Red Hook

A quiet artistic community on Brooklyn's waterfront that serves as a great base for exploring by bike.

Steadily evolving from its rough roots, the face of Red Hook is changing as artists and youngsters congregate in this industrial and isolated maritime neighborhood. Although Red Hook’s artistic reputation is gaining recognition, its entertainment scene is still finding its sea legs. Other Brooklyn neighborhoods promise livelier activity, but they are best reached by bike or car as Red Hook lacks a direct subway connection.

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On the Map

Red Hook is within Brooklyn and bordered by Columbia Street Waterfront, Greenwood Heights, Gowanus, and Carroll Gardens

LaGuardia Airport: 25 minutes by cab without traffic
JFK Airport: 35 minutes by cab without traffic
Times Square: 45 minutes by transit
Wall Street / Financial District: 35 minutes by public transit

  • Public transit is Difficult
  • Having a car is Easy

Seaside Influence and an Artistic Outlook

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Red Hook's dilapidated beginnings are transforming into distinctly artistic ends. Discarded wood turns into radiant wall space.

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And old warehouses are repurposed as cafes, community centers, and music venues.

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Often compared to a seaside village rather than a big-city destination, Red Hook's peeling paint and washed-up-on-the-shore aesthetic remind of times passed.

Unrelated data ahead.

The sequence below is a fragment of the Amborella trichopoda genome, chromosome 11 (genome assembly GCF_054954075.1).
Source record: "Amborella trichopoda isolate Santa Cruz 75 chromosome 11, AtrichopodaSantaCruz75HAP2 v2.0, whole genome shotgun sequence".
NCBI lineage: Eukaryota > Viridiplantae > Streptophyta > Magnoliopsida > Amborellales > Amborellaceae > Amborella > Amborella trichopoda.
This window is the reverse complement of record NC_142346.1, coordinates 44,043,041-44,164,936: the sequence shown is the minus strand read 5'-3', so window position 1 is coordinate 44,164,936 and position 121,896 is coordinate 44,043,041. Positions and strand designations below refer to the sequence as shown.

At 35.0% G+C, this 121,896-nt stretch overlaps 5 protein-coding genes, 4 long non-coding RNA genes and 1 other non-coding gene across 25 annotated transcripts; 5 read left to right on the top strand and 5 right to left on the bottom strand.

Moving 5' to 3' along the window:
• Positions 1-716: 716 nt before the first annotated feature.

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...a unique little neighborhood. Loved the local swimming pool and the great cafes and bars close by. Red Hook is just over the water from Manhattan and combines an interesting mix of portside 'industria' with public housing and the artsy middle class."


Visited in 2012

A New York City Neighborhood of Bygone Times

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Red Hook lacks direct subway access. It's one of the many reasons the neighborhood appeals to a resident artistic community.

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Its wide open spaces and relative isolation lend artists the time and space needed for spirited creation.

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And simple relaxation.

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Red Hook is a unique neighborhood- it's near the water with several piers and fantastic views of the bay and the Statue of Liberty, with coffee shops, cafes, bars, etc. It's an incredible corner of the city, check out Van Brunt Street on Yelp!"


Airbnb works with local photographers to capture the spirit of neighborhoods all around the world. The photography on this page includes work by:

Cameron Blaylock

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Cameron Blaylock is a photographer and artist living in Brooklyn, NY. In 2010 Cameron received a European Diploma in Fine Arts from Bauhaus-University in Weimar, Germany. Having been a full-time Brooklyn resident for just over one year, the Airbnb Neighborhoods Project helped Cameron further understand and appreciate the massive, multi-layered, singular organism that is New York City.